The First Day Is Always The Hardest

By: Alex Ellorde


You probably know the feeling by now. Your hands are clammy and you can't quite figure out why you're unable to stop them from shaking. You're not the least bit cold, but you feel like you should be wearing winter gear. You're terrified of that shadow that seems to constantly loom over your shoulder. You feel anxiety at what you're doing, even though you're well aware of your qualifications and you know you can do the job better than anyone else on the production floor. You know this is something well within the scope of your skills, but you can't help but be terrified of the prospect of your shift starting. After all, the first day is always the hardest.

The first day on a new job is always going to be a source of anxiety for an employee. There are the co-workers you have to get to know and adjust to. There are the rules and regulations of the company that you have to know, along with the unwritten conventions among the employees. In some cases, you might feel anxiety because of the intimidating nature of that supervisor who doesn't seem to do anything but walk around the office and look over his employees' shoulders.

Feeling anxiety during the first day of a new job is perfectly understandable. There are things that you have to adjust to and things you have to learn. The anxiety sets in because the workplace and the nature of the job are both unfamiliar territory. You're also not entirely sure how well you're going to mesh with your co-workers and your direct supervisors, which can ultimately have an effect on how well you do your job.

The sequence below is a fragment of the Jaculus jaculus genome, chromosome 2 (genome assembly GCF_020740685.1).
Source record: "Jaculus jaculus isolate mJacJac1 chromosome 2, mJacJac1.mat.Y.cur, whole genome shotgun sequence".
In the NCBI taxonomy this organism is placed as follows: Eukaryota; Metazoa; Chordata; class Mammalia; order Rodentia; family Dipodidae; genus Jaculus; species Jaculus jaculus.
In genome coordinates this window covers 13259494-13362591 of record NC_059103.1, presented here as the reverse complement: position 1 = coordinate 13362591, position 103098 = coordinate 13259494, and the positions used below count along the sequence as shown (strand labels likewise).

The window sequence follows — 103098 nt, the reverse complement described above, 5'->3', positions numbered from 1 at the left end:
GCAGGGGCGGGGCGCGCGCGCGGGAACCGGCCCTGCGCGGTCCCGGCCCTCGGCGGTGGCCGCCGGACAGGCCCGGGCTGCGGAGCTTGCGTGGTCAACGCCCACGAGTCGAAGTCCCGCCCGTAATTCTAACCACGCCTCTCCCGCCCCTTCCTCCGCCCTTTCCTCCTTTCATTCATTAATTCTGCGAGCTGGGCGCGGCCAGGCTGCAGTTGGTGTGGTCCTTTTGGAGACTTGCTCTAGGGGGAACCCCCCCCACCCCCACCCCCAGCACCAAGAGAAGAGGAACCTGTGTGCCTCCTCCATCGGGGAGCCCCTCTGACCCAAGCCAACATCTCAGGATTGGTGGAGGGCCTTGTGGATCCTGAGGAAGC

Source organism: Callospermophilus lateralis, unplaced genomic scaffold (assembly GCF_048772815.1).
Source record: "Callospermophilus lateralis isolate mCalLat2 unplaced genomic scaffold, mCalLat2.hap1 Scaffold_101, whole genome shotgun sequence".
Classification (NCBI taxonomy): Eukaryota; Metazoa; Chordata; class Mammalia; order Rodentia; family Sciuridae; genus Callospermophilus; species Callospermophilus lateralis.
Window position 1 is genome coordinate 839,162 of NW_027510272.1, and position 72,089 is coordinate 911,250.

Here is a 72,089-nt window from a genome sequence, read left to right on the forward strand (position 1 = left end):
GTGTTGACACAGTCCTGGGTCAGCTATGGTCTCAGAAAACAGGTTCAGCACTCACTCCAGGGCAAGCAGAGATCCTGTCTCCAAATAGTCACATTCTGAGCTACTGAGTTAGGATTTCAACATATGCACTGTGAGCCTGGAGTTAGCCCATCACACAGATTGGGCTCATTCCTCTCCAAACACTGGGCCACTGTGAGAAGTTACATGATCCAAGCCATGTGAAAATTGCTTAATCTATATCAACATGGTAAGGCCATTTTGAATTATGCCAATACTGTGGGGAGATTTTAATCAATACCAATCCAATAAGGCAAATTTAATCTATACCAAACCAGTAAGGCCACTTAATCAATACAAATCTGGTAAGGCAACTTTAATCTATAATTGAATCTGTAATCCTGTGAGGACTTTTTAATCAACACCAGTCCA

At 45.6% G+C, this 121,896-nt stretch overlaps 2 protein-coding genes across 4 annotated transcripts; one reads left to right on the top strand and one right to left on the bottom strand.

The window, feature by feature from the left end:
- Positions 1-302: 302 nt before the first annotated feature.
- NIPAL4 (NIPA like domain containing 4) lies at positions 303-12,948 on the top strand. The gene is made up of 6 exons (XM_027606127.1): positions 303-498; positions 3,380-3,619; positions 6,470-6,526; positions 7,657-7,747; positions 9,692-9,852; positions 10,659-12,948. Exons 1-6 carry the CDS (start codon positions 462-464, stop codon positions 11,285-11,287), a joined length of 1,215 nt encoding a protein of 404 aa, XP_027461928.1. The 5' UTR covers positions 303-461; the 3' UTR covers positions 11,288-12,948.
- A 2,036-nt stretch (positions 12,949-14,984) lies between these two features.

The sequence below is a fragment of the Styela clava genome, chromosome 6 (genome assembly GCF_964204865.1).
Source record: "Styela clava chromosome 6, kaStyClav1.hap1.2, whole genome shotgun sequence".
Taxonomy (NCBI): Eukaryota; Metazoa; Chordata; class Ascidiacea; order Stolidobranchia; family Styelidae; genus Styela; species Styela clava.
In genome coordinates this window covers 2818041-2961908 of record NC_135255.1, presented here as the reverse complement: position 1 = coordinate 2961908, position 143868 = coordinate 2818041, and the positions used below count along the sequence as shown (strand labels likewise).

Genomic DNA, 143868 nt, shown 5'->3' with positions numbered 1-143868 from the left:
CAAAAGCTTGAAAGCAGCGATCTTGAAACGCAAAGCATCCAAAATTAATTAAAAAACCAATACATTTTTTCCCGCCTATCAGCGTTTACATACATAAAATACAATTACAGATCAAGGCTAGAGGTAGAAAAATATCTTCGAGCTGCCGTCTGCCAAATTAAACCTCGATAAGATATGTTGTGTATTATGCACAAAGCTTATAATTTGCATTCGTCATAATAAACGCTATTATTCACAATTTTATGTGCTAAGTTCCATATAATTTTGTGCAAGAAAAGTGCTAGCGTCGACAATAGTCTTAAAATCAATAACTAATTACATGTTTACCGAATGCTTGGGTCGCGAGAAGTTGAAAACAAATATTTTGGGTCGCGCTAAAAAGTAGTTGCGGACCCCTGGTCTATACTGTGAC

However, the trick here is not to let that anxiety sink in so much that you can't let it go. It is perfectly understandable to spend a few days, maybe even a month for some people, to get acclimatized to how things work in your new office. Of course, the nature of the job often defines how fast a new worker can adjust. Even if you move to a job that basically the same thing as your old one, you'd still need to learn about procedures in the new company. You'd have to study the way things are done and get a feel for the various specifics of the job. To give an example, selling cars is a completely different compared to selling insurance.

Aside from the mechanics of the job, you also have to get used to how the interpersonal relationships in the office work. Every office has employees that form groups and cliques. You'll have to learn to get along with your co-workers while you're at the work place, as well as find a clique where you can fit in well. You also have to learn with the office politics, which can have an effect on your personal relationships with your co-workers even if you don't participate in it. You also have to learn how to handle co-workers that you don't get along with, without causing unwanted conflict.

The first day is always the hardest regardless of the place or type of job you have. There are so many things you have to adjust to and so many things to learn. However, despite whatever fear and anxiety you might have during that first day, you can always find ways to overcome the “first day jitters.”

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